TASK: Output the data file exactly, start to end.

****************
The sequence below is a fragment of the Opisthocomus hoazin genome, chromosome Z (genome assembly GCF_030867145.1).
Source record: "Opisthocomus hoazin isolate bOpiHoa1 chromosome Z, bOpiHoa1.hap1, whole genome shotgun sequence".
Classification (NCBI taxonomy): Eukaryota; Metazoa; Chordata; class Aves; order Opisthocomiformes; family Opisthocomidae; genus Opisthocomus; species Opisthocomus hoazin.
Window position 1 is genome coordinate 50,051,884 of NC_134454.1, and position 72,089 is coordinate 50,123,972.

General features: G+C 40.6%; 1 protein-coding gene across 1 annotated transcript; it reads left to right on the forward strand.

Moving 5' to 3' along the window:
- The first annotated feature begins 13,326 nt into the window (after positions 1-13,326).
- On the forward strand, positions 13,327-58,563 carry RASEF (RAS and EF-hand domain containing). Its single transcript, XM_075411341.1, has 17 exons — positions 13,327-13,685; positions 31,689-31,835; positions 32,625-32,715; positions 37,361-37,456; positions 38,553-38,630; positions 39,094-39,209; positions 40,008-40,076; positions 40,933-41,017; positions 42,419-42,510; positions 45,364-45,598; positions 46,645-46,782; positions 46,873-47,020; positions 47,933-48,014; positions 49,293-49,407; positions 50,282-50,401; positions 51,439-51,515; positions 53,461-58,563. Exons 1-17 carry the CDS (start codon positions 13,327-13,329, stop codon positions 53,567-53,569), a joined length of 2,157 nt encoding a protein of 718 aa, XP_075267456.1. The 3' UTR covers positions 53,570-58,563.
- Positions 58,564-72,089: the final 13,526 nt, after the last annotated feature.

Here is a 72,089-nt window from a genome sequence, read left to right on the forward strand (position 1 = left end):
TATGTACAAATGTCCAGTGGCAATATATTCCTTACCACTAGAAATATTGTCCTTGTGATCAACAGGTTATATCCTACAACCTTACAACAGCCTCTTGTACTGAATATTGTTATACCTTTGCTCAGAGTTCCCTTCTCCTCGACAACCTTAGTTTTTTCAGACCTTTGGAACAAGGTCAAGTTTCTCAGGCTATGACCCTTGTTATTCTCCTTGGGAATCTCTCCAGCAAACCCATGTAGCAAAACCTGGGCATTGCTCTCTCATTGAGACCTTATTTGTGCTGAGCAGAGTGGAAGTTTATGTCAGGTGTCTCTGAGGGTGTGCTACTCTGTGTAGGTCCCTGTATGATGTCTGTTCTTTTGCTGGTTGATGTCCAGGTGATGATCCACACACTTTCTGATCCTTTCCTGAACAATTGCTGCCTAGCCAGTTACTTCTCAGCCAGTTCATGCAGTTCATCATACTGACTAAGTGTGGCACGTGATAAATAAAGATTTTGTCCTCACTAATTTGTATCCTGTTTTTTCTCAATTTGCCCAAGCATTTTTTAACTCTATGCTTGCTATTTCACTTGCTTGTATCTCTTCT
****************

The sequence below is a fragment of the Opisthocomus hoazin genome, chromosome Z (genome assembly GCF_030867145.1).
Source record: "Opisthocomus hoazin isolate bOpiHoa1 chromosome Z, bOpiHoa1.hap1, whole genome shotgun sequence".
Classification (NCBI taxonomy): Eukaryota; Metazoa; Chordata; class Aves; order Opisthocomiformes; family Opisthocomidae; genus Opisthocomus; species Opisthocomus hoazin.
Window position 1 is genome coordinate 50,051,884 of NC_134454.1, and position 72,089 is coordinate 50,123,972.

General features: G+C 40.6%; 1 protein-coding gene across 1 annotated transcript; it reads left to right on the forward strand.

Moving 5' to 3' along the window:
- The first annotated feature begins 13,326 nt into the window (after positions 1-13,326).
- On the forward strand, positions 13,327-58,563 carry RASEF (RAS and EF-hand domain containing). Its single transcript, XM_075411341.1, has 17 exons — positions 13,327-13,685; positions 31,689-31,835; positions 32,625-32,715; positions 37,361-37,456; positions 38,553-38,630; positions 39,094-39,209; positions 40,008-40,076; positions 40,933-41,017; positions 42,419-42,510; positions 45,364-45,598; positions 46,645-46,782; positions 46,873-47,020; positions 47,933-48,014; positions 49,293-49,407; positions 50,282-50,401; positions 51,439-51,515; positions 53,461-58,563. Exons 1-17 carry the CDS (start codon positions 13,327-13,329, stop codon positions 53,567-53,569), a joined length of 2,157 nt encoding a protein of 718 aa, XP_075267456.1. The 3' UTR covers positions 53,570-58,563.
- Positions 58,564-72,089: the final 13,526 nt, after the last annotated feature.

Here is a 72,089-nt window from a genome sequence, read left to right on the forward strand (position 1 = left end):
TATGTACAAATGTCCAGTGGCAATATATTCCTTACCACTAGAAATATTGTCCTTGTGATCAACAGGTTATATCCTACAACCTTACAACAGCCTCTTGTACTGAATATTGTTATACCTTTGCTCAGAGTTCCCTTCTCCTCGACAACCTTAGTTTTTTCAGACCTTTGGAACAAGGTCAAGTTTCTCAGGCTATGACCCTTGTTATTCTCCTTGGGAATCTCTCCAGCAAACCCATGTAGCAAAACCTGGGCATTGCTCTCTCATTGAGACCTTATTTGTGCTGAGCAGAGTGGAAGTTTATGTCAGGTGTCTCTGAGGGTGTGCTACTCTGTGTAGGTCCCTGTATGATGTCTGTTCTTTTGCTGGTTGATGTCCAGGTGATGATCCACACACTTTCTGATCCTTTCCTGAACAATTGCTGCCTAGCCAGTTACTTCTCAGCCAGTTCATGCAGTTCATCATACTGACTAAGTGTGGCACGTGATAAATAAAGATTTTGTCCTCACTAATTTGTATCCTGTTTTTTCTCAATTTGCCCAAGCATTTTTTAACTCTATGCTTGCTATTTCACTTGCTTGTATCTCTTCT